Last updated: October 31, 2017
There are a number of devices that now allow you to stream on-demand video and live TV, as well as music. Many connected home theater systems also support gaming, light Internet browsing, and services like messaging and video chat. We can watch or listen to what we want, when we want to. Some options even include commercial-free media, along with the ability to pause —then replay — on different devices. (Cord-cutting customers might appreciate this option to lower their cable bill or just better enjoy an existing cable service.)
The most important thing to look for in a streaming device is this: Does it supports your favorite streaming services? Most options now link to Netflix and Hulu Plus, with the majority also including Pandora Internet Radio and YouTube as well. Music fans have a bit tougher. Those using Spotify, Google Play Music, Beats Music or iTunes Radio will find only certain devices work with their favorite streaming service.
Smaller streaming dongles are the best-selling smart TV devices on the market today, due to their low cost and high functionality.
Google offers a second-generation version of its popular Chromecast ($35), with a new design that opts for a compact circular look, as opposed to the “stick" form factor of the previous model. The newer Chromecast also includes improved wireless connectivity (802.11ac), new color options and more gaming features.
One thing to know about the Chromecast? It's completely controlled by an Android or Apple smartphone or tablet — inconvenient if the device is plugged in and charging. Plus, some find the experience of using a phone-based remote clunky. The lack of physical buttons makes the dongle more difficult to find in the dark. However, phone hardware now powers games on the Chromecast, and three wireless antennas offer improved wireless signal and faster “casting" than previous models.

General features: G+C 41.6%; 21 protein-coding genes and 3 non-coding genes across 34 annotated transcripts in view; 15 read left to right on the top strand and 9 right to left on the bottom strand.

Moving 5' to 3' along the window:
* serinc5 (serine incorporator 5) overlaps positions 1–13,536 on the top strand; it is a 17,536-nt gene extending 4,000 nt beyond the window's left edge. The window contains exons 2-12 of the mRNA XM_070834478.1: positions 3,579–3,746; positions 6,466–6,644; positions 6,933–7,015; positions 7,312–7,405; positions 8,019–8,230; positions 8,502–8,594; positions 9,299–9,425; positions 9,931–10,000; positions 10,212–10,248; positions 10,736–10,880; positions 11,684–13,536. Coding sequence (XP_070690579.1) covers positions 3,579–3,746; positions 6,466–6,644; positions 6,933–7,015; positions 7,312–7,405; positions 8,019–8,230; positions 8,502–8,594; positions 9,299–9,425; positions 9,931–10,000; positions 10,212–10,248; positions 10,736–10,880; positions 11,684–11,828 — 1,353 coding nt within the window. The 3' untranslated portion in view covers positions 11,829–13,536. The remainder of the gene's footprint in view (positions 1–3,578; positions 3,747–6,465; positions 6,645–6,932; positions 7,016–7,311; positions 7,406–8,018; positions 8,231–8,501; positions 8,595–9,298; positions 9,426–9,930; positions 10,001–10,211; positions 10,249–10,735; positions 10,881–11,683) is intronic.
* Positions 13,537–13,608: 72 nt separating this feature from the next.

The Amazon Fire TV Stick ($39) and Roku Streaming Stick ($39) are Chromecast's major competitors. Both are still in their first generation, giving Chromecast a temporary leg-up in the hardware department. But Fire TV Stick is well-designed for forms and hotel rooms, able to connect to "captive portal" Wi-Fi networks, or those that require a username and password.
Also, both the Fire TV Stick and Roku Streaming Stick ship with remotes — a major boon for those of us who like to choose a program, and play or pause without fumbling for a remote. Those looking at the Roku dongle might be better off buying the outdated but more fully-featured Roku 2 ($69). For more details on streaming dongles, check out GearBrain's review of the Best Connected Home Theater Devices.
Video game consoles
Video game consoles like the Microsoft Xbox One ($349 and up) and Sony PlayStation 4 ($399 and up) are the best option for gamers who also want to be able to stream shows and movies. Fans of Blu-Ray discs are also going to like the device, particularly if they want to reduce the number of boxes in their cabinet.